It must be emphasised that the large predators bidding for the contracts at the expense of my constituents are bidding for profit. My loyal, patriotic and co-operative constituents at RAF Sealand want the in-house bid to win--for the sake of RAF Sealand, Wales, Britain, and ultimately, those brave and most professional aircrew.

Now that the Minister has visited RAF Sealand and gained a full understanding of the unit's complexities, and bearing in mind the difficulties with the recently contractorised Nimrod major servicing unit at RAF Kinloss, which follow major difficulties with the Airworks Tornado contract at RAF St. Athan, how can the Government remain convinced that the risks of a contractor operating the far more complex organisation of RAF Sealand are justified?

That is a genuine concern. On Deeside, we believe that the Government must take that into account. I know that the Government care about the future of the RAF. Do the Government agree that the taut but flexible contract that will be required to enable a contractor to operate RAF Sealand is unachievable in practice? We believe that it is. I express those views on behalf of my constituents.

I do not usually refer to the Daily Mail, but I shall do so in this debate. On 1 May, a large headline read: "Air defences down as Nimrods are grounded". The defence correspondent said:

My constituents at RAF Sealand do not want that nightmare. They want, very proudly, to continue to deliver a fine service to the Government and the RAF. I speak on behalf of a work force who delivered during the Gulf and the Falklands wars and who know what they are talking about.

I very much hope that Ministers will give fair play to my constituents who have submitted the in-house bid, bearing in mind that the Ministry of Defence wants long-term success, not a short-term response to an ideologically motivated approach. After all the wonderfully co-operative work at RAF Sealand, it would be a terrible kick in the teeth if the in-house bid lost. My full support must go to the maintenance unit. I am sure that the RAF's high command is very proud of RAF Sealand and does not want market testing to lead to an outsider winning the contract. I certainly put on record my pride in that wonderful base.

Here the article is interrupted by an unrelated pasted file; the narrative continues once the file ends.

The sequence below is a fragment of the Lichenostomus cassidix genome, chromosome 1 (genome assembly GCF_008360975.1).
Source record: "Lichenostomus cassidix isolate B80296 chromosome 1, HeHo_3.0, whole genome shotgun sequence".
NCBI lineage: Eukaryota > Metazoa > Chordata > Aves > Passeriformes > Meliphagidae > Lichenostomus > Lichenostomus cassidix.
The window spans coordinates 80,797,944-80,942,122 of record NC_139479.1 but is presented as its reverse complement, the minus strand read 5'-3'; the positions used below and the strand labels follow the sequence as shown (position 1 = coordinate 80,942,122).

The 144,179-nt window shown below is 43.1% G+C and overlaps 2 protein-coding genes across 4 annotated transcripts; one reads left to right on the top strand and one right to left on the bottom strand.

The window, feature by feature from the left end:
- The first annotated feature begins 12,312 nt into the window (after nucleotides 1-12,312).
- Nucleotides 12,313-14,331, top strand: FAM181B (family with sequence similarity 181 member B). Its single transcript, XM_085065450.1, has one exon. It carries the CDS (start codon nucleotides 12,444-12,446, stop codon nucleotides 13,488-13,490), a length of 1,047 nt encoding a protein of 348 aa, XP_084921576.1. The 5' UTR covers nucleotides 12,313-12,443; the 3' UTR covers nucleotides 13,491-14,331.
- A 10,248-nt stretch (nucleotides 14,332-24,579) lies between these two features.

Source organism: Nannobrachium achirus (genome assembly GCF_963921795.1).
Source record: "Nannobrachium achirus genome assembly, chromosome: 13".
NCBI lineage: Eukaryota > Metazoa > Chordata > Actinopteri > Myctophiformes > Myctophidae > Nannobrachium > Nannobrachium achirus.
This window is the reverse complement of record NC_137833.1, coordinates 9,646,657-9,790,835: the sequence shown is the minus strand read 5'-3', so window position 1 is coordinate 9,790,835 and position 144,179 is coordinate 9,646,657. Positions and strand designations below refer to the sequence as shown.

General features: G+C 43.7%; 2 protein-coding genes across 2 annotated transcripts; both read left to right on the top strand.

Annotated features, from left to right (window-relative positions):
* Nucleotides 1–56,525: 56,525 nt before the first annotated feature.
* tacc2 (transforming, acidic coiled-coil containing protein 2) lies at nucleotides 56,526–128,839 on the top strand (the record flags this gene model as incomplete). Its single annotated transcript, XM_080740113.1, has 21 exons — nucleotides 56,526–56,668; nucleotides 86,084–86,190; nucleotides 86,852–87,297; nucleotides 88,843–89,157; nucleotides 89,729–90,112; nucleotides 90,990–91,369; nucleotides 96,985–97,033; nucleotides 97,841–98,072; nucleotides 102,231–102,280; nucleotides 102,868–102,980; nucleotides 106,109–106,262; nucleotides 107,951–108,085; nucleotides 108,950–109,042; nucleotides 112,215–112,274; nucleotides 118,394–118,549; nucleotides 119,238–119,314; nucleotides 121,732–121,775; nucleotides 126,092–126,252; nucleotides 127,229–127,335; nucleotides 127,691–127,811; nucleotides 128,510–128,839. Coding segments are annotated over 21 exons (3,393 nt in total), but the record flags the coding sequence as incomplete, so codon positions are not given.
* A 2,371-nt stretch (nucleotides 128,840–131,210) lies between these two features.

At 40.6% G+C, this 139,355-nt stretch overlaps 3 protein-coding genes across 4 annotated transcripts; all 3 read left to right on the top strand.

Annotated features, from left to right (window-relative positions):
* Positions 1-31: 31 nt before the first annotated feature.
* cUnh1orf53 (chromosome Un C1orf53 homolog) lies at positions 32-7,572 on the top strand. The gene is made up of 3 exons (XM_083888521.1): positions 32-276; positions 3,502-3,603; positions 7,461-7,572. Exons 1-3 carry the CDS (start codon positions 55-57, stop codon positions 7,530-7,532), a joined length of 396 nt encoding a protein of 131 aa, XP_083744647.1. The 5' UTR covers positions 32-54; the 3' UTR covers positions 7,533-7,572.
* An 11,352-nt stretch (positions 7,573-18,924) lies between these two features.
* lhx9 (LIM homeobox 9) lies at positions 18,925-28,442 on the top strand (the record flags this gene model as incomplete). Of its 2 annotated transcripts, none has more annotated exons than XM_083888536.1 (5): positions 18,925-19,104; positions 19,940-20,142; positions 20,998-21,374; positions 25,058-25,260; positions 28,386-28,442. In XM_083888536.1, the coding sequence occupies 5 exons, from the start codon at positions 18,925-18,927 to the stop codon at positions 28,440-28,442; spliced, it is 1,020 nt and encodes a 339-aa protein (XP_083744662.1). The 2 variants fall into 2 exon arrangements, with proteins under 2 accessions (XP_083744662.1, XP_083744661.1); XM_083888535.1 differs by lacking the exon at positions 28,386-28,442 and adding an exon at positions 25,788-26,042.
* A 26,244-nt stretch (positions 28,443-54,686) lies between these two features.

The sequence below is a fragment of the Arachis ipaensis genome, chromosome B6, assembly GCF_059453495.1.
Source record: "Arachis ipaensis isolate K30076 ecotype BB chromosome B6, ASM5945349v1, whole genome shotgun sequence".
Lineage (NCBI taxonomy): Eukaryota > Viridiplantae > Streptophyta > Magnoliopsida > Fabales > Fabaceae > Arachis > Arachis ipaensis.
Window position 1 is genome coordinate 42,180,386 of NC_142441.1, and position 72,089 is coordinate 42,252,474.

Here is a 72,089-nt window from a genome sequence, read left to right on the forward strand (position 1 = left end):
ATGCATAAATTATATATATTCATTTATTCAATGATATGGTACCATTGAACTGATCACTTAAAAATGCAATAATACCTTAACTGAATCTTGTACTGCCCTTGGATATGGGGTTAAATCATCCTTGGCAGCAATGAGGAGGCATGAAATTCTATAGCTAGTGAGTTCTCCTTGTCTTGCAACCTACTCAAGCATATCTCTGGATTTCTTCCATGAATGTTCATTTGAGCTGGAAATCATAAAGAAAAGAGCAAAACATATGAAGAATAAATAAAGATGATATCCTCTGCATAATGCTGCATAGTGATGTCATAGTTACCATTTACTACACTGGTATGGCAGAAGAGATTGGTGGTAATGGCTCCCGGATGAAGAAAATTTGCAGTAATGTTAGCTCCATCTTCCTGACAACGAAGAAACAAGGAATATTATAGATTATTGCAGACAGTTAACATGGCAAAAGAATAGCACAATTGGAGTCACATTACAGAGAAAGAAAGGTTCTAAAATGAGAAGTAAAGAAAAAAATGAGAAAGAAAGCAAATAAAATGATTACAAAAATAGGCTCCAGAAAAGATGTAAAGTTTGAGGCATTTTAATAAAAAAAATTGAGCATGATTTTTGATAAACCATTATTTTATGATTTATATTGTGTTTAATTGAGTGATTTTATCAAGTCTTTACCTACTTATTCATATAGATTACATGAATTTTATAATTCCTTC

I have received messages today from those who work at the unit in my constituency. They have noted that Brown and Root and others in the consortium have gained contracts at RAF Valley in Anglesey. Their message to me is that that will not improve the spirits of those who work at the unit. Mr. David Barratt took the trouble to telephone me at 7.50 pm to say that the bid at RAF Valley had been lost to the outside contractor. He said:

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    "I think this will have an effect on RAF Sealand."

I know this councillor and I respect his concern, which I have put on the record on his behalf and on behalf of my constituents.

Having told the House of two thundering successes in my constituency--RAF Sealand and Airbus--I wish to refer briefly to a tragedy, an injustice and the loss of hundreds of jobs. Seven years ago, 1,200 skilled men and women made a world-class, two-engined executive passenger jet that could fly the Atlantic. So good was the product that a United States multinational, Raytheon, accepted an offer which could not be refused and bought the business for a song--just like that. Although jet production continues for the time being, half the original jobs have gone and the rest are scheduled to go soon. The jobs will be exported from my constituency to the United States, and that wonderful, world-leading aircraft will be made not in my constituency but in Wichita in Kansas--the home state of that powerful and influential politician, presidential candidate Bob Dole.